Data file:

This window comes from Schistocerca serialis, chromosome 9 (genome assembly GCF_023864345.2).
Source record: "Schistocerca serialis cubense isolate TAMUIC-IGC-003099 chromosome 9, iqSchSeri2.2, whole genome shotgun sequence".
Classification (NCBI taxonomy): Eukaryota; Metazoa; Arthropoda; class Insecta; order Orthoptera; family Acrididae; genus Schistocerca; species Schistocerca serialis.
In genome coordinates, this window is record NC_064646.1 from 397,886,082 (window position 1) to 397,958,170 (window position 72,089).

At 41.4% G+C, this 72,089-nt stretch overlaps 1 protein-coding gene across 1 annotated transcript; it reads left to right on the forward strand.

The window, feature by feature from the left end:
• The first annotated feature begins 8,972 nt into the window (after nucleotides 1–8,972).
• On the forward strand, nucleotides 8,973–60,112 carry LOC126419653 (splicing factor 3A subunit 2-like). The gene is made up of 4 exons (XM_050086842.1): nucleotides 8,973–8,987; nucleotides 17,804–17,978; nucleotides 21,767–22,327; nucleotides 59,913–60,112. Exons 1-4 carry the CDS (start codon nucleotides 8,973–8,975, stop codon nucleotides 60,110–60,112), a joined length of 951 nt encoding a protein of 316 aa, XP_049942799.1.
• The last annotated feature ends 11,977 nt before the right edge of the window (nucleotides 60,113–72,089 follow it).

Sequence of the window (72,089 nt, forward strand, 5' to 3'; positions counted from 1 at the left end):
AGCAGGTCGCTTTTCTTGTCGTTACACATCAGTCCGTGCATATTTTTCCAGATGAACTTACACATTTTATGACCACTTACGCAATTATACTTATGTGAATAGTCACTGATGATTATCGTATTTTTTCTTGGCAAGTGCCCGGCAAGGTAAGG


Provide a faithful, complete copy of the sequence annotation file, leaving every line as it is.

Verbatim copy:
This window comes from Schistocerca serialis, chromosome 9 (genome assembly GCF_023864345.2).
Source record: "Schistocerca serialis cubense isolate TAMUIC-IGC-003099 chromosome 9, iqSchSeri2.2, whole genome shotgun sequence".
Classification (NCBI taxonomy): Eukaryota; Metazoa; Arthropoda; class Insecta; order Orthoptera; family Acrididae; genus Schistocerca; species Schistocerca serialis.
In genome coordinates, this window is record NC_064646.1 from 397,886,082 (window position 1) to 397,958,170 (window position 72,089).

At 41.4% G+C, this 72,089-nt stretch overlaps 1 protein-coding gene across 1 annotated transcript; it reads left to right on the forward strand.

The window, feature by feature from the left end:
• The first annotated feature begins 8,972 nt into the window (after nucleotides 1–8,972).
• On the forward strand, nucleotides 8,973–60,112 carry LOC126419653 (splicing factor 3A subunit 2-like). The gene is made up of 4 exons (XM_050086842.1): nucleotides 8,973–8,987; nucleotides 17,804–17,978; nucleotides 21,767–22,327; nucleotides 59,913–60,112. Exons 1-4 carry the CDS (start codon nucleotides 8,973–8,975, stop codon nucleotides 60,110–60,112), a joined length of 951 nt encoding a protein of 316 aa, XP_049942799.1.
• The last annotated feature ends 11,977 nt before the right edge of the window (nucleotides 60,113–72,089 follow it).

Sequence of the window (72,089 nt, forward strand, 5' to 3'; positions counted from 1 at the left end):
AGCAGGTCGCTTTTCTTGTCGTTACACATCAGTCCGTGCATATTTTTCCAGATGAACTTACACATTTTATGACCACTTACGCAATTATACTTATGTGAATAGTCACTGATGATTATCGTATTTTTTCTTGGCAAGTGCCCGGCAAGGTAAGG